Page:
There is an old saying that has stuck with me my entire life: “Those who can, do; those who can’t, teach.” On the one hand teachers are canonized (sometimes called philosophers and prophets, professors, almost always male, who are initially ridiculed and later revered). Some are teased affectionately (absent-minded professors). On the other hand some are dismissed as irrelevant and out of touch.
Teachers of the young and old (i.e., learners not currently in the workforce), are found to be incapable, unworthy, not so smart, or at the very least, dismissed as unimportant. These teachers, including the professors, are often female and they work their hearts out in a peculiarly modern and distinctly American educational system that is gradually killing off the very individuals to whom it entrusts its cultural, economic and political future.
I confess that I, too, have occasionally felt ashamed and guilty for being “merely” a teacher, as if teaching were the profession of losers, of those who are there simply because they couldn’t make it in the “real world,” the corporate world. Teaching could not possibly be an honorable choice, a first choice, a joyous choice, a true avocation! I know better, of course, and my own experience tells me so in the most profound ways on a regular basis. But with constant cultural reinforcement the teacher stigma attaches and crawls beneath the surface of the skin, eventually lodging in both the brain and the heart.
Frankly, I am actually more fortunate than most: because I always taught at the university level I have received a bit more respect than many of my counterparts who teach pre-kindergarten through high school. But there are others who cannot seem to get any respect at all: teachers who are entrusted with the next generation of leaders when these students are at the tenderest of cognitive ages, and teachers whose gift is engaging the sunset generation who are finally retired and interested in learning for learning’s sake through adult education programs. Learning for learning’s sake actually hearkens back to much older notions of a true academy that has breadth and depth and is much more than a job mill. Let me add quickly that I am also a strong supporter of professional programs that prepare students for immediate work in the contemporary world. We need workers who are skilled and who think deeply and adapt quickly to changing circumstances and requirements.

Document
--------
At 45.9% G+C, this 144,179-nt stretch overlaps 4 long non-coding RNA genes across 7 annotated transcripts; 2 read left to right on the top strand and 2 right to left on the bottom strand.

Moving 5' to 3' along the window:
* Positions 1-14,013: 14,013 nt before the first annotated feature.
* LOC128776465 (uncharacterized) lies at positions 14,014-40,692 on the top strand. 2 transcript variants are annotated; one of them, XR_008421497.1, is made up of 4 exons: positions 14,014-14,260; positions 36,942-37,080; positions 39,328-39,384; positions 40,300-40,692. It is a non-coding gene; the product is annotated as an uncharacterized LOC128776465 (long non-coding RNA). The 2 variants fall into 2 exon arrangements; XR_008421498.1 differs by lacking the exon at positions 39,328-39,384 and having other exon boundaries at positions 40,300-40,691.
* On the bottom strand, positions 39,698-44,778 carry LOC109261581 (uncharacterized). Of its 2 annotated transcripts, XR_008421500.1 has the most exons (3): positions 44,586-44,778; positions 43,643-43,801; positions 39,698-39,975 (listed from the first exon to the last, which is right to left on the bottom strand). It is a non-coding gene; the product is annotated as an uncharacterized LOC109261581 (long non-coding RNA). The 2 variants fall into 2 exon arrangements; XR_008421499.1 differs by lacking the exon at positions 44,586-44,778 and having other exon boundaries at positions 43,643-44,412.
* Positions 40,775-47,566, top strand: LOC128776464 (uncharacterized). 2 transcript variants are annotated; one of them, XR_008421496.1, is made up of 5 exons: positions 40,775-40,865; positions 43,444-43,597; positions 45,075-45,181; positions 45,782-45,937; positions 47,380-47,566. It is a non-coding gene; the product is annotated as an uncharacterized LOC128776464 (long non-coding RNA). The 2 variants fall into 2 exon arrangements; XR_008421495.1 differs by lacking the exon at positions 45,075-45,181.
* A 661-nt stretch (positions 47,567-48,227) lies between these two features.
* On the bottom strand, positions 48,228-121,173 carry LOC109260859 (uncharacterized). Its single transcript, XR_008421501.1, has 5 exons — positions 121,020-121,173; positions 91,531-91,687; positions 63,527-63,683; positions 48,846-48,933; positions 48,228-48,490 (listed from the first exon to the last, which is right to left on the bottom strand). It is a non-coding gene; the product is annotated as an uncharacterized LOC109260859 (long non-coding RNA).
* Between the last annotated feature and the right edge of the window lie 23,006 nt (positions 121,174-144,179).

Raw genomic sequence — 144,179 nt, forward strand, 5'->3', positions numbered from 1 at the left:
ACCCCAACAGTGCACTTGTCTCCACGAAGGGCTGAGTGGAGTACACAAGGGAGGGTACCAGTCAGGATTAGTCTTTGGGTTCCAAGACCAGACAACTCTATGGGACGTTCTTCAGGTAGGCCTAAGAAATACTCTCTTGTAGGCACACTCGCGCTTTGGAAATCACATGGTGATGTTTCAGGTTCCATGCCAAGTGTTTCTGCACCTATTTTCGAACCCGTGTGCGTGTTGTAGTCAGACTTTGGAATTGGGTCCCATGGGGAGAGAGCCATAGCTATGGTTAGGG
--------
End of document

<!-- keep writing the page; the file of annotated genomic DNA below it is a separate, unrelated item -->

There is a palpable but unspoken pecking order of academic disciplines and institutions, so those who work diligently at the community college level are somehow considered less worthy than those who teach at four-year institutions. And those who teach at Ivy League institutions are somehow more worthy than those who teach at “ordinary” colleges and universities. And those who teach science are more worthy than those who teach art or literature.
Teachers’ workloads are increasing now at an astounding pace since their unions are being systematically undermined and dismantled, their funding is the first to go, they are being asked to make bricks without straw, all too often paying for classroom materials out of their own pockets, and ultimately they are blamed for underperforming in what amounts to a variety of combat situations in which teachers literally face life and death on a daily basis.
This is where we are now. And yet, when successful entrepreneurs are asked what got them where they are today, most inevitably remember a teacher who saw them, who protected them when they were being bullied or dismissed, who encouraged their inventiveness and creativity, and who assumed they had something valuable to say and show and share with the world…who assumed they had something valuable to do!
I have been such a teacher for others and teachers have been such a guiding force for me throughout my entire life as well. In the deepest sense, that support is probably what fostered my desire to become a teacher too. I know that what we and they do matters, whether or not portions of the country or community or the world see our contributions as extraneous. I do not have supportive data at my fingertips, but I daresay that disdain for the teaching profession is a peculiarly American phenomenon and I would love to know why. Eventually all of us will have plenty to regret if we do not understand and support teachers and teaching as a form of worthy “doing.”
Let’s hear it for the teachers! At last I have washed away the brainwashing and I can be proud to count myself among them.